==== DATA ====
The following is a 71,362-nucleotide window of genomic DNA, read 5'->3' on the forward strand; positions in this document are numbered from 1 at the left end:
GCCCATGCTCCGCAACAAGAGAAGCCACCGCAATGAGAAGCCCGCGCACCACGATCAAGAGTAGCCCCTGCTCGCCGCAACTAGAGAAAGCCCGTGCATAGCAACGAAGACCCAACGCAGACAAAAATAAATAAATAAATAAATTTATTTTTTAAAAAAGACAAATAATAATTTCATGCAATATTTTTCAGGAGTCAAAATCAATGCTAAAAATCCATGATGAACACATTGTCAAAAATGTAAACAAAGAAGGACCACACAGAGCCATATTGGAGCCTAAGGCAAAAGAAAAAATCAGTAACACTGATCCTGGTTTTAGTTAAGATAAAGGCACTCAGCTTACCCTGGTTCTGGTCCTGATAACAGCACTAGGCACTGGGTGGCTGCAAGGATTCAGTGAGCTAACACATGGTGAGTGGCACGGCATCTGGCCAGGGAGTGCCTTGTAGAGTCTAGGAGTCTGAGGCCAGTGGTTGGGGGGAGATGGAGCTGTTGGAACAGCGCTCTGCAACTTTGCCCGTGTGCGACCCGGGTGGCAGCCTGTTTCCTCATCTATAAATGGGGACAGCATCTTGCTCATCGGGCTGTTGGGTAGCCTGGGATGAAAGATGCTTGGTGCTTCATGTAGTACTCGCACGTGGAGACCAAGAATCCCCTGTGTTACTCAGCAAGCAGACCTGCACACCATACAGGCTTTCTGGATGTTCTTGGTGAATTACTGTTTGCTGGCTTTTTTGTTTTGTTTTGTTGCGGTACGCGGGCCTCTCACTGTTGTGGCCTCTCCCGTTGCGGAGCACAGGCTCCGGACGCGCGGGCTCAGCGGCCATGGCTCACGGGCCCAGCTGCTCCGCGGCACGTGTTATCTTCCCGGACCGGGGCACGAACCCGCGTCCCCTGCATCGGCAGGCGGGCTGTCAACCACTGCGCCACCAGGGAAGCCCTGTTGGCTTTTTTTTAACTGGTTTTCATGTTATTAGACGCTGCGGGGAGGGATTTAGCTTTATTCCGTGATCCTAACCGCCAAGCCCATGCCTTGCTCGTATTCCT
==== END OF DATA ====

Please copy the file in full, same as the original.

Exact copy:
The following is a 71,362-nucleotide window of genomic DNA, read 5'->3' on the forward strand; positions in this document are numbered from 1 at the left end:
GCCCATGCTCCGCAACAAGAGAAGCCACCGCAATGAGAAGCCCGCGCACCACGATCAAGAGTAGCCCCTGCTCGCCGCAACTAGAGAAAGCCCGTGCATAGCAACGAAGACCCAACGCAGACAAAAATAAATAAATAAATAAATTTATTTTTTAAAAAAGACAAATAATAATTTCATGCAATATTTTTCAGGAGTCAAAATCAATGCTAAAAATCCATGATGAACACATTGTCAAAAATGTAAACAAAGAAGGACCACACAGAGCCATATTGGAGCCTAAGGCAAAAGAAAAAATCAGTAACACTGATCCTGGTTTTAGTTAAGATAAAGGCACTCAGCTTACCCTGGTTCTGGTCCTGATAACAGCACTAGGCACTGGGTGGCTGCAAGGATTCAGTGAGCTAACACATGGTGAGTGGCACGGCATCTGGCCAGGGAGTGCCTTGTAGAGTCTAGGAGTCTGAGGCCAGTGGTTGGGGGGAGATGGAGCTGTTGGAACAGCGCTCTGCAACTTTGCCCGTGTGCGACCCGGGTGGCAGCCTGTTTCCTCATCTATAAATGGGGACAGCATCTTGCTCATCGGGCTGTTGGGTAGCCTGGGATGAAAGATGCTTGGTGCTTCATGTAGTACTCGCACGTGGAGACCAAGAATCCCCTGTGTTACTCAGCAAGCAGACCTGCACACCATACAGGCTTTCTGGATGTTCTTGGTGAATTACTGTTTGCTGGCTTTTTTGTTTTGTTTTGTTGCGGTACGCGGGCCTCTCACTGTTGTGGCCTCTCCCGTTGCGGAGCACAGGCTCCGGACGCGCGGGCTCAGCGGCCATGGCTCACGGGCCCAGCTGCTCCGCGGCACGTGTTATCTTCCCGGACCGGGGCACGAACCCGCGTCCCCTGCATCGGCAGGCGGGCTGTCAACCACTGCGCCACCAGGGAAGCCCTGTTGGCTTTTTTTTAACTGGTTTTCATGTTATTAGACGCTGCGGGGAGGGATTTAGCTTTATTCCGTGATCCTAACCGCCAAGCCCATGCCTTGCTCGTATTCCT